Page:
“Alleluia! (Part Two)”
Text: John 20:19-31; Acts 5:12-32; Revelation 1:4-18
[This sermon is a sequel to last week. It follows the same thought sequence and uses many of the same words to describe the situation of the disciples to parallel it to that of the women at the tomb, and how the Word of God gives us hope and life in the midst of fear and death.]
Alleluia! Christ is Risen! [He is risen indeed! Alleluia!] Alleluia.
Grace, mercy, and peace to you from God our Father, and from our Lord and Saviour Jesus Christ. Amen.
Alleluia. That’s what the disciples wanted to say. But they didn’t know how. They didn’t have it in them. All that filled their hearts was sorrow and grief . . . and fear. All that filled their minds were the horrible images of that day - an abused friend, a crucified and dead Saviour . . . and the thoughts of the Jews out there right now, looking for them next. So there was no joy for them. No alleluias they could utter. Only silence as they sat behind locked doors. The sealing of the doors, though, nothing compared to the sealing of hopelessness and despair into their hearts and minds.
And minute after minute, hour after hour, it just got worse. Nathanael, you made sure the windows were locked, right? The women had come back with a report that Jesus was risen - but they chalked that up to emotion and wishful thinking. Andrew, double check the door again. They’d have to go out sometime. They were getting hungry. How could it end this way? The fear Peter had felt before when he denied was multiplied now. They all felt it. Talk about a nightmare turning into real life . . .
Perhaps you understand the disciples. Perhaps you’ve been there. Like we considered last week, wanting to say alleluia, wanting to praise the Lord, but not being able, not knowing how. Fear and trembling locking the door of your heart and filling your mind with horrible thoughts of what could be; worst-case scenarios. And as far as you can tell, no end in sight. Wishing things could be different. Wondering why things are happening and where the heck is God when you need Him - really, really, need Him. That’s a tough place to be.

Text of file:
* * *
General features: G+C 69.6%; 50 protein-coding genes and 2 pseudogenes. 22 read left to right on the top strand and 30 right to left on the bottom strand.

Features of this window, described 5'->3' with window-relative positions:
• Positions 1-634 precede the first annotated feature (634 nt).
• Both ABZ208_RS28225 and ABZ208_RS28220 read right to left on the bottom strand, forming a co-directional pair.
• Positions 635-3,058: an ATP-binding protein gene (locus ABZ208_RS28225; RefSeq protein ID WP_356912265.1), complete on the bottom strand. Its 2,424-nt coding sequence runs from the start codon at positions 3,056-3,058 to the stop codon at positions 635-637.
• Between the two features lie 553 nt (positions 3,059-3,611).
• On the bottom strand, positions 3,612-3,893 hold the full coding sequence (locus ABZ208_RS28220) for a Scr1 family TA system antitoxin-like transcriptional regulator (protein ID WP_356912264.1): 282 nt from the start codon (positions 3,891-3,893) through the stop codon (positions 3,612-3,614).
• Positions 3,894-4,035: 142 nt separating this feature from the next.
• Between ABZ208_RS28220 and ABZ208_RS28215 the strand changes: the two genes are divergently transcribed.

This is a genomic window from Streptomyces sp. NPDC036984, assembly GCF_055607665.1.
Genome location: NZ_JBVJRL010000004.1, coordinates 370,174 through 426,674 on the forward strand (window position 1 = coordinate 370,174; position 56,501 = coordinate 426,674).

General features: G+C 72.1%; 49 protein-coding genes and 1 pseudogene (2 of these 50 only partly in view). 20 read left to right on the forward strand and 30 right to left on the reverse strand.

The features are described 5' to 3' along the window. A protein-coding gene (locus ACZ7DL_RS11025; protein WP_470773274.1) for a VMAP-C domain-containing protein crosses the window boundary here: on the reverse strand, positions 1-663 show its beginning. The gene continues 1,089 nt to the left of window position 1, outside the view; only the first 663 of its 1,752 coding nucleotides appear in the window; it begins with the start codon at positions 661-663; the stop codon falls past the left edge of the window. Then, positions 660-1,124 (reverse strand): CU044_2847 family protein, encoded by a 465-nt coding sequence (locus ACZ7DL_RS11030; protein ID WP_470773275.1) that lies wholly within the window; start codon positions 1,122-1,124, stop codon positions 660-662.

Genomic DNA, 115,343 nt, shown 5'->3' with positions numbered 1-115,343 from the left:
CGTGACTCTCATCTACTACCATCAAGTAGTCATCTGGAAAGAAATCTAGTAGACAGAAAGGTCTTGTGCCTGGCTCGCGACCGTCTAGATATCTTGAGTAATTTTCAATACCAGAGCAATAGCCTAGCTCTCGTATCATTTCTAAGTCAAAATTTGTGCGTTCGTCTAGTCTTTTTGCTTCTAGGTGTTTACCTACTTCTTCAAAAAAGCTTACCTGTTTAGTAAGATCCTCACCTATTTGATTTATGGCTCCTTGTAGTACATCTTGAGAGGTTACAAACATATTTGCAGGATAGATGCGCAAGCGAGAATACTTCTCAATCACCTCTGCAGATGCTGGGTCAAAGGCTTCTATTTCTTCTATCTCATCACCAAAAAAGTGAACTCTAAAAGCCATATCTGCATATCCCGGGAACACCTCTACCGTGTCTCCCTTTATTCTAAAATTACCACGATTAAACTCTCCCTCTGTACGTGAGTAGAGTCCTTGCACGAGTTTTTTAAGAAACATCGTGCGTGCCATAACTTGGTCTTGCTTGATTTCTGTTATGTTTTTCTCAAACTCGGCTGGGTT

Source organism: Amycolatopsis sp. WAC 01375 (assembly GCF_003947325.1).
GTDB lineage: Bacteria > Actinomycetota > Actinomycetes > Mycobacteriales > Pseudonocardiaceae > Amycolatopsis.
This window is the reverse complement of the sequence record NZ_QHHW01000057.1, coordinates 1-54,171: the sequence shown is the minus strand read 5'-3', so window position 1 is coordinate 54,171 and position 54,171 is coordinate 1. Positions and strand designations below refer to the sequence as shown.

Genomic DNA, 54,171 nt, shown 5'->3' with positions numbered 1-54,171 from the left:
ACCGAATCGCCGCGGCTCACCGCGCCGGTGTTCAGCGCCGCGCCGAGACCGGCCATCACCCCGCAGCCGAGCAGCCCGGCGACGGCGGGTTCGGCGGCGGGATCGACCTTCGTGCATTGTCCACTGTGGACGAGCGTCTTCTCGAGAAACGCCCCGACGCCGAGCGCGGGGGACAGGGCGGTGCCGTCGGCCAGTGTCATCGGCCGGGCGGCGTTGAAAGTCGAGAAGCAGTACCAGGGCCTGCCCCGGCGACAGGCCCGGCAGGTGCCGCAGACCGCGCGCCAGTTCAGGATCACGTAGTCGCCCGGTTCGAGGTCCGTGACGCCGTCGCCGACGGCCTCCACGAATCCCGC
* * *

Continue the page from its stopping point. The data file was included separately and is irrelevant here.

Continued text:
But just as Jesus was exactly where He needed to be for the women, so He is exactly where He needs to be for His disciples. And for us. Just as we heard last week that He needed to be on the cross and He needed NOT to be in the tomb, so He needed to be next in that room with His disciples. And so He is. He appears among them, seemingly from out of nowhere. The doors still locked, the windows still locked, but they are no longer alone. There is Jesus . . . and they are frightened, uncertain, questioning, unsure of what is going to happen next.
Well, what happened next was the Word of God. Just seeing Jesus didn’t bring the disciples the relief they needed. When they had seen Him walking on the water, they thought it was a ghost - was this? How else could He have come through locked doors? And why was He there? Was He angry at them for denying and running away? Was He going to chastise them? Haunt them? . . . No, none of that. “Peace be with you” He says. And when he had said this, he showed them his hands and his side. Peace, not anger. A real body, not a ghost. The same body, with the holes and everything, but it was different too. The scars not His shame but His glory. And then the disciples were glad when they saw the Lord. It was Him! The women were right!